by Adam Sobsey
Paige and Warren combined for 71 points, 35 of them in the game's final 10 minutes. Go read about that. Go read about the final play, in which Paige scrambled by a high screen and dashed to the hoop for a game-winning layup with less than a second remaining in overtime. Go read, if you must, about how Warren, great as he was with a game-high 36 points, missed two free throws in overtime that were the difference in the game, ultimately. Go read about Leslie McDonald's egregious foul that cost UNC a sure win in regulation. Read about how the level of intensity and quality of play started low and kept climbing, climbing until the two teams, led by their star players, were trading heavyweight punches of amazing force for the last 10 minutes of the game.
But stick around, or come back, and read about a few other things Marcus Paige did that weren't about making shots. They were just about winning.
One thing he did, he answered questions for something like 20 minutes after the game. People kept piling on to ask more questions, often the same questions he'd already been asked (and answered), and he just kept on answering them—gamely, brightly, amicably. You can listen to him talk for 15 minutes without getting bored. You feel almost embarrassed that you're still standing there. The kid is relentless, tireless. I even asked him if he was tired: "Yes!" he answered, emphatically. And then he kept answering them. He's an amazingly sharp, savvy, aware guy. Knows there's a Twitter hashtag about his now-legendary second-half eruptions. Talks all the talk about screens and sets and zones. Handles the attention his extraordinary play gets him like he's been expecting it for years. He's 20. His birthday is September 11.
Another thing he did: In overtime, UNC suddenly was no longer able to stop N.C. State from scoring. They had to score every time down the court in order to keep up with the Wolfpack. Paige had been making three-point shots from all over the place, and when he got the ball with about 50 seconds left and UNC trailing 83-79, N.C. State double-teamed him out on the perimeter. Somehow, he dribbled around this double-team, curled down on the baseline, and made a good pass to forward Brice Johnson in the paint. But Johnson missed the short shot Paige had set him up for. So Paige, who is listed at six-foot-one and might very well be an even six feet, pulled down the rebound in the lane and got fouled. He made both free throws. 83-81. He might be the Lionel Messi of college basketball.
North Carolina went to a full-court trap, and hounded (well, fouled) Warren into a turnover with 36.9 seconds left. The Tar Heels ran what Paige would later call the game's second-most important play: a low-block screen to free up James Michael McAdoo for an easy layup. It was just the second basket McAdoo made all night in 11 attempts. He played a game-high 43 of 50 minutes.
The play was executed perfectly, and it took only six seconds to run. The guy who set the screen for McAdoo down in the low block was Marcus Paige.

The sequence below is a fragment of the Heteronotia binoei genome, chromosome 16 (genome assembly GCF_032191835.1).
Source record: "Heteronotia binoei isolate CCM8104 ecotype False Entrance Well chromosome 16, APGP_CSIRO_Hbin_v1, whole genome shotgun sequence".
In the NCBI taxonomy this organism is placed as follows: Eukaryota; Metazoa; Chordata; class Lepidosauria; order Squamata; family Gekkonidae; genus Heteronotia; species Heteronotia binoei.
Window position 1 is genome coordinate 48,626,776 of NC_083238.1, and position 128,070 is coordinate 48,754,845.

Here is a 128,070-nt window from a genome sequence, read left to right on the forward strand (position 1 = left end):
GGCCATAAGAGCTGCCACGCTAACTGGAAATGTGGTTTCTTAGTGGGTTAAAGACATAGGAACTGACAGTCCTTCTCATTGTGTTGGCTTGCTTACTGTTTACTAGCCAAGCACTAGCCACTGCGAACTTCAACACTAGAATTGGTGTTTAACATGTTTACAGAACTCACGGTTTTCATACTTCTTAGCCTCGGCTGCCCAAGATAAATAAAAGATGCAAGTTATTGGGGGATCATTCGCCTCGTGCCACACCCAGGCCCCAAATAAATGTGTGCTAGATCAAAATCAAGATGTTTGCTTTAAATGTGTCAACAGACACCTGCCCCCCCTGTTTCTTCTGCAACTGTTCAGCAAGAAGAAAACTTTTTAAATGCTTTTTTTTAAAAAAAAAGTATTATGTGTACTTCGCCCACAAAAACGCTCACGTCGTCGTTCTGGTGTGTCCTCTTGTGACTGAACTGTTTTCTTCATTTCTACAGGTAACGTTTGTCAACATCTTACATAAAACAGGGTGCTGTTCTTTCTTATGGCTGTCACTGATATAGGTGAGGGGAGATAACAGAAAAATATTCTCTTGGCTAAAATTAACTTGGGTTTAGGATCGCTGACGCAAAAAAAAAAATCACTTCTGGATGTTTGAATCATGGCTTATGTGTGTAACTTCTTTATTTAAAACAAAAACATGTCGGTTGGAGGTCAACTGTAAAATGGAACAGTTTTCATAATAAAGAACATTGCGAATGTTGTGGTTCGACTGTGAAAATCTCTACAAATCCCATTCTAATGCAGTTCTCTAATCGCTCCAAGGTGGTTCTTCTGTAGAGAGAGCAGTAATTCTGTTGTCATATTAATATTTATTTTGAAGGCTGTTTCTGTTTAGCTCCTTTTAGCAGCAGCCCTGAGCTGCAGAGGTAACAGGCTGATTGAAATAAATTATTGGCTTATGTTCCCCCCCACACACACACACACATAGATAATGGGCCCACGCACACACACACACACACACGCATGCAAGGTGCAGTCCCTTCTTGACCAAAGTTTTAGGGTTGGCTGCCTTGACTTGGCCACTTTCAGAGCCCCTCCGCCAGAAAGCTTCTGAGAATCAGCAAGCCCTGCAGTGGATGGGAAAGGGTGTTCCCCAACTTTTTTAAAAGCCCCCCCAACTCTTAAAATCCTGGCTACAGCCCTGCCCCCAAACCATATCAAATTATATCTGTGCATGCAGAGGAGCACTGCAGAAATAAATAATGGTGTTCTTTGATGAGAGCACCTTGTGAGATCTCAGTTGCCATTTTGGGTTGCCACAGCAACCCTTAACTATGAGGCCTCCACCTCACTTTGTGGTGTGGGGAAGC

One more. In the first half, with about 5:30 remaining, UNC faced its largest deficit of the game, 11 points. N.C. State had the ball under their own basket, and the Wolfpack's Ralston Turner threw the usual long pass into the backcourt to set up a play. Only Paige anticipated the pass, playing possum on it, and made an acrobatic leap over the sideline for the ball, which was errantly heaved. He could have just let it go out of bounds. Instead, Paige not only saved it, he flung it, in one motion, over his head like a hook shot to Leslie McDonald, as he, Paige, fell out of bounds, and McDonald fed it to J.P. Tokoto (who had an excellent game, except for being one of the numerous Tar Heels who could not guard T.J. Warren). Tokoto dunked the ball suavely. By the time he did that, two or three seconds after Paige saved the ball, Paige had already regained his balance and was trailing the play from what was now the weak side of the lane, in case anything went wrong and he should have to fix it.
Paige's save was the no. 9 play on ESPN Sportscenter's Top Ten. Paige's game-winning layup was no. 2. (No. 1 is justly no. 1. Baseball season, sportsfans.)
J.P. Tokoto had to come out of the game late with a leg cramp. He played 33 minutes. Marcus Paige did not have a leg cramp. He played 41 minutes.
He was asked about the game's final play. Was it drawn up? Was he looking for the screen he got from Brice Johnson? He broke it down repeatedly because he was asked about the play multiple times. He did this generously, easily. He noted that N.C. State forward Jordan Vandenberg was "hedging a little bit" on the screen in case Paige decided to pull up for a jumper, which he had no intention of doing. He observed that Johnson set what he called a "chip screen," I think, rather than a "side screen"—frankly, it was hard to keep up with. So was Paige. He used the screen, won a footrace to the basket and made the clinching layup over... T.J. Warren.
Did the play have a name? Paige was asked. He said, "We call that a 'go.'"
Just a go, that's all. Seven seconds left. Go. The Eagles are playing this joint tomorrow night. Not Boston College; the Eagles. As in, already gone.
One last thing: I'm sorry there weren't two of me (or us) there, so that one of me/us could have written an equally glowing story about T.J. Warren, who made 36 points look so easy that he probably could have scored 50 had he not missed time with foul trouble. He and Paige were worth two game stories. Lately, the cults of personality surrounding celebrity college basketball coaches have grown quite tiresome, and it was a pleasure to sit and watch a game where the players were the story.